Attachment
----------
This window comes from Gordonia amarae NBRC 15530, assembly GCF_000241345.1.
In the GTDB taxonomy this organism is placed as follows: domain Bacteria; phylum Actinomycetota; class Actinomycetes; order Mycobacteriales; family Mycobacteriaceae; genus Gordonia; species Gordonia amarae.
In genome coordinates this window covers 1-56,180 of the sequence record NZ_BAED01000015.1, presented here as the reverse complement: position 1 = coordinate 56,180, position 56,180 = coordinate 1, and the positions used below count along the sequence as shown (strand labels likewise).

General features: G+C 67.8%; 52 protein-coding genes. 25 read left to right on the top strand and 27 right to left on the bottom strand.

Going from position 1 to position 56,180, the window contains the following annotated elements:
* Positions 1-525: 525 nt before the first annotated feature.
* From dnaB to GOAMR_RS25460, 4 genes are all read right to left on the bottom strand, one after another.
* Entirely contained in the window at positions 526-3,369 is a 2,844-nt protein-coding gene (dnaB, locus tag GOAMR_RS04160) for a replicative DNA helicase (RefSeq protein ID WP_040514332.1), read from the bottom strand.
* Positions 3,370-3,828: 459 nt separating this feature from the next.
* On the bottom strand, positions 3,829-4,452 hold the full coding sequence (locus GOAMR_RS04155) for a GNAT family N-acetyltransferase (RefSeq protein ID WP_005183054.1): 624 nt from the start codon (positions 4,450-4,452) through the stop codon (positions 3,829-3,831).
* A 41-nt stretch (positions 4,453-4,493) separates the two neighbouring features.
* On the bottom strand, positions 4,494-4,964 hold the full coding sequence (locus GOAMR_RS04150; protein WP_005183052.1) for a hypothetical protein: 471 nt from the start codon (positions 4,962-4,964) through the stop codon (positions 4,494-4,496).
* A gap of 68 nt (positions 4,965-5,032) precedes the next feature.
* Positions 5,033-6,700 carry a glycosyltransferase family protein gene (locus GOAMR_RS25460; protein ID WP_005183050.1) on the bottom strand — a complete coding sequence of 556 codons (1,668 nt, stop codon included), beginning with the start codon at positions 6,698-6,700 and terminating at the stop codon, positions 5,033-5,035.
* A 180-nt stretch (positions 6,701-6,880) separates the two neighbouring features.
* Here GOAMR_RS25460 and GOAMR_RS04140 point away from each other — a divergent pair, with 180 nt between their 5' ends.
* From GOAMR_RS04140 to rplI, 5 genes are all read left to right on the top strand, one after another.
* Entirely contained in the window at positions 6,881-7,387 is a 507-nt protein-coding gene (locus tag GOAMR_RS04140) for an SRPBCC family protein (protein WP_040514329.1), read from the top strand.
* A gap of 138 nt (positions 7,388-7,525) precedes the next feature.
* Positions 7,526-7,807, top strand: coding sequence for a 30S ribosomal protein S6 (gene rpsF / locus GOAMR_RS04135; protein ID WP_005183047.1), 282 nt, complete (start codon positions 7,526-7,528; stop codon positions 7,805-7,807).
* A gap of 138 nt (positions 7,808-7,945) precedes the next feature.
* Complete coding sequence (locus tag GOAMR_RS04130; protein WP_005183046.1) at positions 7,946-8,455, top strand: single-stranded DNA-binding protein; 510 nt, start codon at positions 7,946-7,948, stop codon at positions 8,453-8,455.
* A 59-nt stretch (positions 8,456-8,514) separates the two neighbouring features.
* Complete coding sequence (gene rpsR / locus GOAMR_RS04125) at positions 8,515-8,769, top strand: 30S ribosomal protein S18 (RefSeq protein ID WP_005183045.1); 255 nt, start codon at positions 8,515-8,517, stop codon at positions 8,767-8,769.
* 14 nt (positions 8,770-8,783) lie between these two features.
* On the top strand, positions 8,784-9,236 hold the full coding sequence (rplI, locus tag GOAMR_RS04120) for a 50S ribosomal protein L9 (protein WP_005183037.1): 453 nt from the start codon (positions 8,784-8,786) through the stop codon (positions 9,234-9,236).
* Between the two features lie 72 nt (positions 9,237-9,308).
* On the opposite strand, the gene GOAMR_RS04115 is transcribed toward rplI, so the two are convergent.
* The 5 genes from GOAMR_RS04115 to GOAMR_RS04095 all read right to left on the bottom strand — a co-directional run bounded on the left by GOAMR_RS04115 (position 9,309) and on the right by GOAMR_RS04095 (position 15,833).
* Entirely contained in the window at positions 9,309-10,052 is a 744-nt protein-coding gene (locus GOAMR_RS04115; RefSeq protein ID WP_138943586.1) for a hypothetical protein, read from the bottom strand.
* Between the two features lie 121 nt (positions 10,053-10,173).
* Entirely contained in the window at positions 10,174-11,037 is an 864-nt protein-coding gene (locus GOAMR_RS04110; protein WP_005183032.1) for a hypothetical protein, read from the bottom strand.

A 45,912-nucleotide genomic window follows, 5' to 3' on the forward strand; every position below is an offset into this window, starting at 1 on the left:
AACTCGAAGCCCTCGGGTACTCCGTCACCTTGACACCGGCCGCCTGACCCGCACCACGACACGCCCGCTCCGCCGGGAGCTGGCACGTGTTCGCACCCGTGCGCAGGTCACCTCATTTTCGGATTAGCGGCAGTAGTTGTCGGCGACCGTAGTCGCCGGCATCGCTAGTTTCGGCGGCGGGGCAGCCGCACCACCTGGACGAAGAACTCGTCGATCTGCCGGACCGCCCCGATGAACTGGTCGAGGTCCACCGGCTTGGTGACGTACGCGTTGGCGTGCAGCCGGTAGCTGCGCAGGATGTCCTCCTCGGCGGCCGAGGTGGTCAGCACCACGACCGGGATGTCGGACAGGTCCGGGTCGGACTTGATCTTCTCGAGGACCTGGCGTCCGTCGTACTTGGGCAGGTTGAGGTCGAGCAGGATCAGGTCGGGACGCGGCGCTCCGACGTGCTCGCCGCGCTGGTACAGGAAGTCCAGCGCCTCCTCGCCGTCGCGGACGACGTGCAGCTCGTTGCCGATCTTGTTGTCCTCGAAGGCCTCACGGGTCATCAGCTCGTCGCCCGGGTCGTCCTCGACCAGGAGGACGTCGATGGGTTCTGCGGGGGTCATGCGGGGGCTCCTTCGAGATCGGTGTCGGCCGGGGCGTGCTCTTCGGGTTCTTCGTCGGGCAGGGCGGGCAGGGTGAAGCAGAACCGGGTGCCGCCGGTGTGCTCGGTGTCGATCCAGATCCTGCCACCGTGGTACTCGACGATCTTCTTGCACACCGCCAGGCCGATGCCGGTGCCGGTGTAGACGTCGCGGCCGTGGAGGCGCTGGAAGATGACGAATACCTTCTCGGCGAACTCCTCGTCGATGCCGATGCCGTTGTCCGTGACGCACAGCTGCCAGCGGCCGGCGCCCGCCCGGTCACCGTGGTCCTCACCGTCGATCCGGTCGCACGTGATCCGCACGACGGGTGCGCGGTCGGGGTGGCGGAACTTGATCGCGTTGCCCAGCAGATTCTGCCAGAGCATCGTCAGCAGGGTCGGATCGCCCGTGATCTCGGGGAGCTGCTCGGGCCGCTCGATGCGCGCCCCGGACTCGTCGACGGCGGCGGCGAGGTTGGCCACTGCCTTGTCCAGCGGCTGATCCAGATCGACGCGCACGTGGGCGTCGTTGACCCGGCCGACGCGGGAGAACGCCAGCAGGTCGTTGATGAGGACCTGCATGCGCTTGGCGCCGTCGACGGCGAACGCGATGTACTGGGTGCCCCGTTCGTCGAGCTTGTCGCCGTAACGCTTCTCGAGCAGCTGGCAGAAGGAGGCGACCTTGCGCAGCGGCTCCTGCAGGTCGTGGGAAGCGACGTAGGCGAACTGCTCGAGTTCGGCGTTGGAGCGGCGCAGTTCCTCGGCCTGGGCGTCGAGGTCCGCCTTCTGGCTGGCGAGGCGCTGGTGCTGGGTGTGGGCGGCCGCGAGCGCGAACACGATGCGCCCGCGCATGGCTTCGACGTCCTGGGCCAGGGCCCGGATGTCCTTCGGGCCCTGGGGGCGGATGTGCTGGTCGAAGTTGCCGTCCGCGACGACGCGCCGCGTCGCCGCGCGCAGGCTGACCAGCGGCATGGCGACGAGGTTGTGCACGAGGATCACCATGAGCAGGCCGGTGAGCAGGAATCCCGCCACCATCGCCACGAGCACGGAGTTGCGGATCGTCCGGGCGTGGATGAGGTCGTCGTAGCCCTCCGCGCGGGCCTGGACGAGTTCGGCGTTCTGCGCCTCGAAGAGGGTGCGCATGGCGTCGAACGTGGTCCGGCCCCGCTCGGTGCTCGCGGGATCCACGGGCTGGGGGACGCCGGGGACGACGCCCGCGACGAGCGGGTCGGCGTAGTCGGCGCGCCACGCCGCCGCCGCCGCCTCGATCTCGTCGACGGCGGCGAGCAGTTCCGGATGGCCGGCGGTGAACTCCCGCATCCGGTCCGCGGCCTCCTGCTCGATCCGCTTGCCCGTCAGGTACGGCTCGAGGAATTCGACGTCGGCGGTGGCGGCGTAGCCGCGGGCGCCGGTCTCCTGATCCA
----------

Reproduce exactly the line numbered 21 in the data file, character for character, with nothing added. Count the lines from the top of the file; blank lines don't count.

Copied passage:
* A gap of 138 nt (positions 7,808-7,945) precedes the next feature.